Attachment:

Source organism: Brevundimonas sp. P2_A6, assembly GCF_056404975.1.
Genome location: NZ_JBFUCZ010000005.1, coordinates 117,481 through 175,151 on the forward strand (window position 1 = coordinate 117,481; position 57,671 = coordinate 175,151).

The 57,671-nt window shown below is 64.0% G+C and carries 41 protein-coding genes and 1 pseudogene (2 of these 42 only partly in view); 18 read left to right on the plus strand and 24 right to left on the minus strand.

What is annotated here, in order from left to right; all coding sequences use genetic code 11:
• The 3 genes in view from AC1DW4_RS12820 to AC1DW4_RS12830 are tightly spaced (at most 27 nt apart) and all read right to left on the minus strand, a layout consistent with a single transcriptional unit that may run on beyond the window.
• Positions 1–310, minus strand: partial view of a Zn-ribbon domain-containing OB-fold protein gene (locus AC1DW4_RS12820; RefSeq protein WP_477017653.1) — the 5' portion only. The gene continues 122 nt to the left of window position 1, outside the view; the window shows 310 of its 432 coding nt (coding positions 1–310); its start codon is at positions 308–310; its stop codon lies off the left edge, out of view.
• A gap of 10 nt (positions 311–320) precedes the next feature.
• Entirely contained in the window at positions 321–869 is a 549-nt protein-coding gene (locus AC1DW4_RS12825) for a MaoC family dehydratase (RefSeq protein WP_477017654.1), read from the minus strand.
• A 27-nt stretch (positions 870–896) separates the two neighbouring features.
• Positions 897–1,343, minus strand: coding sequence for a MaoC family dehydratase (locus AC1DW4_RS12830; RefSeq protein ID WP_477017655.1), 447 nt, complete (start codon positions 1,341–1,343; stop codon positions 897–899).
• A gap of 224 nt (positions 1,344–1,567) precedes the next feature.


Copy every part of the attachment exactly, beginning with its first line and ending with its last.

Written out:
Source organism: Brevundimonas sp. P2_A6, assembly GCF_056404975.1.
Genome location: NZ_JBFUCZ010000005.1, coordinates 117,481 through 175,151 on the forward strand (window position 1 = coordinate 117,481; position 57,671 = coordinate 175,151).

The 57,671-nt window shown below is 64.0% G+C and carries 41 protein-coding genes and 1 pseudogene (2 of these 42 only partly in view); 18 read left to right on the plus strand and 24 right to left on the minus strand.

What is annotated here, in order from left to right; all coding sequences use genetic code 11:
• The 3 genes in view from AC1DW4_RS12820 to AC1DW4_RS12830 are tightly spaced (at most 27 nt apart) and all read right to left on the minus strand, a layout consistent with a single transcriptional unit that may run on beyond the window.
• Positions 1–310, minus strand: partial view of a Zn-ribbon domain-containing OB-fold protein gene (locus AC1DW4_RS12820; RefSeq protein WP_477017653.1) — the 5' portion only. The gene continues 122 nt to the left of window position 1, outside the view; the window shows 310 of its 432 coding nt (coding positions 1–310); its start codon is at positions 308–310; its stop codon lies off the left edge, out of view.
• A gap of 10 nt (positions 311–320) precedes the next feature.
• Entirely contained in the window at positions 321–869 is a 549-nt protein-coding gene (locus AC1DW4_RS12825) for a MaoC family dehydratase (RefSeq protein WP_477017654.1), read from the minus strand.
• A 27-nt stretch (positions 870–896) separates the two neighbouring features.
• Positions 897–1,343, minus strand: coding sequence for a MaoC family dehydratase (locus AC1DW4_RS12830; RefSeq protein ID WP_477017655.1), 447 nt, complete (start codon positions 1,341–1,343; stop codon positions 897–899).
• A gap of 224 nt (positions 1,344–1,567) precedes the next feature.